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  • Author or Editor: Carla L. Goad x
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Abstract

Objective—To determine correlations between dietary cation anion difference (DCAD) and urine pH, urine specific gravity, and blood pH in goats.

Animals—24 crossbred goat wethers. Procedures—Goats were randomly assigned to 1 of 4 DCAD groups (−150, −75, 0, or +75 mEq/kg of feed) and fed pelleted feed and ground hay for 7 days. The diet was then supplemented with ammonium chloride to achieve the assigned DCAD of each group for 7 days. Urine was obtained for pH and specific gravity measurements at hours −3 to −1, 1 to 3, 5 to 7, 9 to 11, and 13 to 15 relative to the morning feeding. Blood pH was determined on alternate days of the study period.

Results—Goats in the −150 and −75 mEq/kg groups had a urine pH of 6.0 to 6.5 two days after initiation of administration of ammonium chloride, and urine pH decreased to < 6.0 by day 7. Goats in the 0 mEq/kg group had a urine pH from 6.0 to 6.5 on day 5, whereas urine pH in goats in the +75 mEq/kg group remained > 6.5 throughout the trial. Urine specific gravity differed only between the −150 mEq/kg and the −75 mEq/kg groups. Blood pH in the −150 mEq/kg group was significantly lower than that in the other groups. Conclusions and Clinical Relevance—Goats in the 0 mEq/kg DCAD group had a urine pH of 6.0 to 6.5 five days after intitiation of feeding the diet, and that pH was maintained through day 7, without significant reduction in blood pH. This may serve as a target for diet formulation for the prevention of urolithiasis.

Full access
in American Journal of Veterinary Research

Abstract

OBJECTIVE To determine whether prophylactic administration of valacyclovir hydrochloride versus initiation of treatment at the onset of fever would differentially protect horses from viral replication and clinical disease attributable to equine herpesvirus type-1 (EHV-1) infection.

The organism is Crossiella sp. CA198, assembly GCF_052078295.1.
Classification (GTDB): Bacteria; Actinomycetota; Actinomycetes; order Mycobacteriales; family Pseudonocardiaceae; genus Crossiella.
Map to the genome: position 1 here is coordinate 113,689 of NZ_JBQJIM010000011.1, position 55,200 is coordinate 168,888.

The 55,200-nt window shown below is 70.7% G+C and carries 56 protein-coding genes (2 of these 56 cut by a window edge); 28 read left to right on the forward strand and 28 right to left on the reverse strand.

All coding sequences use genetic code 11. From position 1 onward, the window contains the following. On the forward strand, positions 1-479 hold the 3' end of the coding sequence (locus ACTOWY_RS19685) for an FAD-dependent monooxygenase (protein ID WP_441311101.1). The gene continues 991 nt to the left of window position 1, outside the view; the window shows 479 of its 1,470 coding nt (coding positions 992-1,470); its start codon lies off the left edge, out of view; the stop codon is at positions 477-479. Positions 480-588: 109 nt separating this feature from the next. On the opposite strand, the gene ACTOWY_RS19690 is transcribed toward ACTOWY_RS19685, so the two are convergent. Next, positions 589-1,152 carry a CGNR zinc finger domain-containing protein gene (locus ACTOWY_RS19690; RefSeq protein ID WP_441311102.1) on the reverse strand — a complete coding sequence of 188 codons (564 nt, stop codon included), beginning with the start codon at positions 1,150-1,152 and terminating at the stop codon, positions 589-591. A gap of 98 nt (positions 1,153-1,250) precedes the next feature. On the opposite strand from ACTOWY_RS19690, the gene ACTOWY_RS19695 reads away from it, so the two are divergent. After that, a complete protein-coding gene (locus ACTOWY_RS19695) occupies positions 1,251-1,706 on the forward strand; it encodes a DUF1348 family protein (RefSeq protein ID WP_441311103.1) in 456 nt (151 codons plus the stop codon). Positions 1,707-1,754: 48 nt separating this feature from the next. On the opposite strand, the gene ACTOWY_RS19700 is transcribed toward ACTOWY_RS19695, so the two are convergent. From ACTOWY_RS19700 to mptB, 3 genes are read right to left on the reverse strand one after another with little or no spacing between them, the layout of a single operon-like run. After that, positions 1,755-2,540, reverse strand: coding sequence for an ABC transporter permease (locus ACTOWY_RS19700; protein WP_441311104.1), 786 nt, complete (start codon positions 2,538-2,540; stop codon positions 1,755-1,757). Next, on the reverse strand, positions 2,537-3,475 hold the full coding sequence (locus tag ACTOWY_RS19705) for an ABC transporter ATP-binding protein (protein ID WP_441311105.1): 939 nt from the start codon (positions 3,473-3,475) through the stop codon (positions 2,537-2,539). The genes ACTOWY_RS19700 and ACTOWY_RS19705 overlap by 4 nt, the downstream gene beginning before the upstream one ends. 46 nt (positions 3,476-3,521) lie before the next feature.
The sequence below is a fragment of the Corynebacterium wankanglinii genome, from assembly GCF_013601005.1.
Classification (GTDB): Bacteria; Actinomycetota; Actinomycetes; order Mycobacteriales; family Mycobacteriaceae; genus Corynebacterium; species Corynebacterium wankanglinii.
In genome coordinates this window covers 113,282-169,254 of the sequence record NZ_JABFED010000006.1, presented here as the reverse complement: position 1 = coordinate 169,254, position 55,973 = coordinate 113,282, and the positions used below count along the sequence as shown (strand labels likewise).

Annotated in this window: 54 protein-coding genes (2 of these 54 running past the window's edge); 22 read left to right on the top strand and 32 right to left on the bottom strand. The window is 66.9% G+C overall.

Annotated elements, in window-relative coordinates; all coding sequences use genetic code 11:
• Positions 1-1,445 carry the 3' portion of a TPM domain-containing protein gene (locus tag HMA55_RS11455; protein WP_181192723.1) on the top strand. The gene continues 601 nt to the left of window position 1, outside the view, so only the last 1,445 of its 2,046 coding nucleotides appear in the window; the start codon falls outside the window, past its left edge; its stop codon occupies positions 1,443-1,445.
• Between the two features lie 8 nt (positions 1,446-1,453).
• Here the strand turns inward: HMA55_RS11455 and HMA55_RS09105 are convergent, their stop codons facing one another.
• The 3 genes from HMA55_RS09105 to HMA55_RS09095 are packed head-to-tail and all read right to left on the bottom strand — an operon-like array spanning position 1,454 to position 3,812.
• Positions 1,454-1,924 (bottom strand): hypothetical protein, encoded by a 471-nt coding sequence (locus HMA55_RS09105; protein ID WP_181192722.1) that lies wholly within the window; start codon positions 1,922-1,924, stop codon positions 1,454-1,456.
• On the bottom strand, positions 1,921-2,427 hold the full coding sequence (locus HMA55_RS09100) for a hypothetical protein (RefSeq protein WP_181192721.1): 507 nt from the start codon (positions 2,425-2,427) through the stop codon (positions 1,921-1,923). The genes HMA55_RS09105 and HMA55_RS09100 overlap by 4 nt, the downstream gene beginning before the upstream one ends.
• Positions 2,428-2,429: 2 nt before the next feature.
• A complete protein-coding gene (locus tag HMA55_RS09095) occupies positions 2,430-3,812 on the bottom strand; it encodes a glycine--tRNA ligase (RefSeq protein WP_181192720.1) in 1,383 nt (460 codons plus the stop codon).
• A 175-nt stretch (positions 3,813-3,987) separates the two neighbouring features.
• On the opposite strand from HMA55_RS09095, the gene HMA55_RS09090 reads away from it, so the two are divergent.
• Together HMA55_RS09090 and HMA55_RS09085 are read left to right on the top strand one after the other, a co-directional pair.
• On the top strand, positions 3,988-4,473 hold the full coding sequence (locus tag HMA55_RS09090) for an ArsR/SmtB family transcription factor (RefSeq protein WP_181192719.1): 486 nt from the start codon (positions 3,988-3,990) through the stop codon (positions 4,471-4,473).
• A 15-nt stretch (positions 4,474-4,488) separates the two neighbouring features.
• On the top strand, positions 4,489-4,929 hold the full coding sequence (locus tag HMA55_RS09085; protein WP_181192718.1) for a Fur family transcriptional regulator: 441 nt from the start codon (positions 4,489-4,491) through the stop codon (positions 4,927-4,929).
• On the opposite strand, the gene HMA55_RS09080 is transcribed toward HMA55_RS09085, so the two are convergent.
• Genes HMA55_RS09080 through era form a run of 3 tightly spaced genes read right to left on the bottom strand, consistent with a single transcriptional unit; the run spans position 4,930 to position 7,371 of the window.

ANIMALS 18 aged mares.

PROCEDURES Horses were randomly assigned to receive an oral placebo (control), treatment at detection of fever, or prophylactic treatment (initiated 1 day prior to viral challenge) and then inoculated intranasally with a neuropathogenic strain of EHV-1. Placebo or valacyclovir was administered orally for 7 or 14 days after EHV-1 inoculation or detection of fever (3 horses/group). Effects of treatment on viral replication and clinical disease were evaluated. Plasma acyclovir concentrations and viremia were assessed to determine inhibitory concentrations of valacyclovir.

RESULTS Valacyclovir administration decreased shedding of virus and viremia, compared with findings for control horses. Rectal temperatures and clinical disease scores in horses that received valacyclovir prophylactically for 2 weeks were lower than those in control horses. The severity of but not the risk for ataxia was decreased by valacyclovir administration. Viremia was decreased when steady-state trough plasma acyclovir concentrations were > 0.8 μg/mL, supporting the time-dependent activity of acyclovir.

CONCLUSIONS AND CLINICAL RELEVANCE Valacyclovir treatment significantly decreased viral replication and signs of disease in EHV-1–infected horses; effects were greatest when treatment was initiated before viral inoculation, but treatment was also effective when initiated as late as 2 days after inoculation. During an outbreak of equine herpesvirus myeloencephalopathy, antiviral treatment may be initiated in horses at various stages of infection, including horses that have not yet developed signs of viral disease.

Full access
in American Journal of Veterinary Research